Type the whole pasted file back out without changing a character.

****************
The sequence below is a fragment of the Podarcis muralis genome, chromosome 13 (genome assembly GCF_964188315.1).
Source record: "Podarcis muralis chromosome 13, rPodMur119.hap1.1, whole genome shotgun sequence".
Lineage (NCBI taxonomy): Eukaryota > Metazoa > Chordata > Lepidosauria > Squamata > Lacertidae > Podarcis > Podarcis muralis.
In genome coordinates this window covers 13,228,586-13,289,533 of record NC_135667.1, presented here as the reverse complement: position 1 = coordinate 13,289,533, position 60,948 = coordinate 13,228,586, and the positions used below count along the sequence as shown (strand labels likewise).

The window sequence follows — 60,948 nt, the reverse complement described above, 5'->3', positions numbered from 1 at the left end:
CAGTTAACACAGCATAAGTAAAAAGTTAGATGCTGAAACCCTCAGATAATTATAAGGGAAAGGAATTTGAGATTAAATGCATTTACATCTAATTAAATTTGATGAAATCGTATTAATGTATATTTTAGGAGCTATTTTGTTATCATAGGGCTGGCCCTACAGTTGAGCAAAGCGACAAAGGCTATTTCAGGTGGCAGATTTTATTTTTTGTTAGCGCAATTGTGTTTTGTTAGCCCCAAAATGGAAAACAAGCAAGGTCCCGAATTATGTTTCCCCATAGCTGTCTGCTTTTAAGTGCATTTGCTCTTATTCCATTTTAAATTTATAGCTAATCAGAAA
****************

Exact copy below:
The sequence below is a fragment of the Podarcis muralis genome, chromosome 13 (genome assembly GCF_964188315.1).
Source record: "Podarcis muralis chromosome 13, rPodMur119.hap1.1, whole genome shotgun sequence".
Lineage (NCBI taxonomy): Eukaryota > Metazoa > Chordata > Lepidosauria > Squamata > Lacertidae > Podarcis > Podarcis muralis.
In genome coordinates this window covers 13,228,586-13,289,533 of record NC_135667.1, presented here as the reverse complement: position 1 = coordinate 13,289,533, position 60,948 = coordinate 13,228,586, and the positions used below count along the sequence as shown (strand labels likewise).

The window sequence follows — 60,948 nt, the reverse complement described above, 5'->3', positions numbered from 1 at the left end:
CAGTTAACACAGCATAAGTAAAAAGTTAGATGCTGAAACCCTCAGATAATTATAAGGGAAAGGAATTTGAGATTAAATGCATTTACATCTAATTAAATTTGATGAAATCGTATTAATGTATATTTTAGGAGCTATTTTGTTATCATAGGGCTGGCCCTACAGTTGAGCAAAGCGACAAAGGCTATTTCAGGTGGCAGATTTTATTTTTTGTTAGCGCAATTGTGTTTTGTTAGCCCCAAAATGGAAAACAAGCAAGGTCCCGAATTATGTTTCCCCATAGCTGTCTGCTTTTAAGTGCATTTGCTCTTATTCCATTTTAAATTTATAGCTAATCAGAAA